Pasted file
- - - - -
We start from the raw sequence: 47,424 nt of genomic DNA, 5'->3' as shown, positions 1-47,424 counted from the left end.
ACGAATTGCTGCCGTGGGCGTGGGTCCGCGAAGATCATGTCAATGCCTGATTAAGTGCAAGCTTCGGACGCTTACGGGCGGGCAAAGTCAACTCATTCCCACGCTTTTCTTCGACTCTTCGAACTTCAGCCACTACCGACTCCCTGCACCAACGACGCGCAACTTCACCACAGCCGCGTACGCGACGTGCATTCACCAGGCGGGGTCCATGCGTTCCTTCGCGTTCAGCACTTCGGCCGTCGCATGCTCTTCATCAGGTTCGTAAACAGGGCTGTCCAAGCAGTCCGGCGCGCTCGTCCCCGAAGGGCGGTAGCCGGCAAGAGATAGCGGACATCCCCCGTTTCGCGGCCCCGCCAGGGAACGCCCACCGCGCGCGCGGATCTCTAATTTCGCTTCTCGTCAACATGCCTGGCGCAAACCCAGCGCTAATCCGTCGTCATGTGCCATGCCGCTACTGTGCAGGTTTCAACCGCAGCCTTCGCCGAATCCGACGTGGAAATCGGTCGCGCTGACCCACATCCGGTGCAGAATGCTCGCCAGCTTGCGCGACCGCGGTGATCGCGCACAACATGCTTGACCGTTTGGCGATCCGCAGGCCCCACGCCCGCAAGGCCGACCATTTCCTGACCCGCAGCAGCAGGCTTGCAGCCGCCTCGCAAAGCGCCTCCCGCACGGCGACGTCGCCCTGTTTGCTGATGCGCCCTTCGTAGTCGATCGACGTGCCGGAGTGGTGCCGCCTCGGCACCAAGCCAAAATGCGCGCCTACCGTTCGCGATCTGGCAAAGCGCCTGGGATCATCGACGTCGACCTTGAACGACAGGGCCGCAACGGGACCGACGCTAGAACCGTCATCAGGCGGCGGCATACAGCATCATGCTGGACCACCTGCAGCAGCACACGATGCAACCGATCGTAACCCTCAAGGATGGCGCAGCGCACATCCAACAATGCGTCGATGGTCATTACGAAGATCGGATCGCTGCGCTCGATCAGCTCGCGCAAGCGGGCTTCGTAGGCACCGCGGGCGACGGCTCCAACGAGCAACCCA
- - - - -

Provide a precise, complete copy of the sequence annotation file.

We start from the raw sequence: 47,424 nt of genomic DNA, 5'->3' as shown, positions 1-47,424 counted from the left end.
ACGAATTGCTGCCGTGGGCGTGGGTCCGCGAAGATCATGTCAATGCCTGATTAAGTGCAAGCTTCGGACGCTTACGGGCGGGCAAAGTCAACTCATTCCCACGCTTTTCTTCGACTCTTCGAACTTCAGCCACTACCGACTCCCTGCACCAACGACGCGCAACTTCACCACAGCCGCGTACGCGACGTGCATTCACCAGGCGGGGTCCATGCGTTCCTTCGCGTTCAGCACTTCGGCCGTCGCATGCTCTTCATCAGGTTCGTAAACAGGGCTGTCCAAGCAGTCCGGCGCGCTCGTCCCCGAAGGGCGGTAGCCGGCAAGAGATAGCGGACATCCCCCGTTTCGCGGCCCCGCCAGGGAACGCCCACCGCGCGCGCGGATCTCTAATTTCGCTTCTCGTCAACATGCCTGGCGCAAACCCAGCGCTAATCCGTCGTCATGTGCCATGCCGCTACTGTGCAGGTTTCAACCGCAGCCTTCGCCGAATCCGACGTGGAAATCGGTCGCGCTGACCCACATCCGGTGCAGAATGCTCGCCAGCTTGCGCGACCGCGGTGATCGCGCACAACATGCTTGACCGTTTGGCGATCCGCAGGCCCCACGCCCGCAAGGCCGACCATTTCCTGACCCGCAGCAGCAGGCTTGCAGCCGCCTCGCAAAGCGCCTCCCGCACGGCGACGTCGCCCTGTTTGCTGATGCGCCCTTCGTAGTCGATCGACGTGCCGGAGTGGTGCCGCCTCGGCACCAAGCCAAAATGCGCGCCTACCGTTCGCGATCTGGCAAAGCGCCTGGGATCATCGACGTCGACCTTGAACGACAGGGCCGCAACGGGACCGACGCTAGAACCGTCATCAGGCGGCGGCATACAGCATCATGCTGGACCACCTGCAGCAGCACACGATGCAACCGATCGTAACCCTCAAGGATGGCGCAGCGCACATCCAACAATGCGTCGATGGTCATTACGAAGATCGGATCGCTGCGCTCGATCAGCTCGCGCAAGCGGGCTTCGTAGGCACCGCGGGCGACGGCTCCAACGAGCAACCCA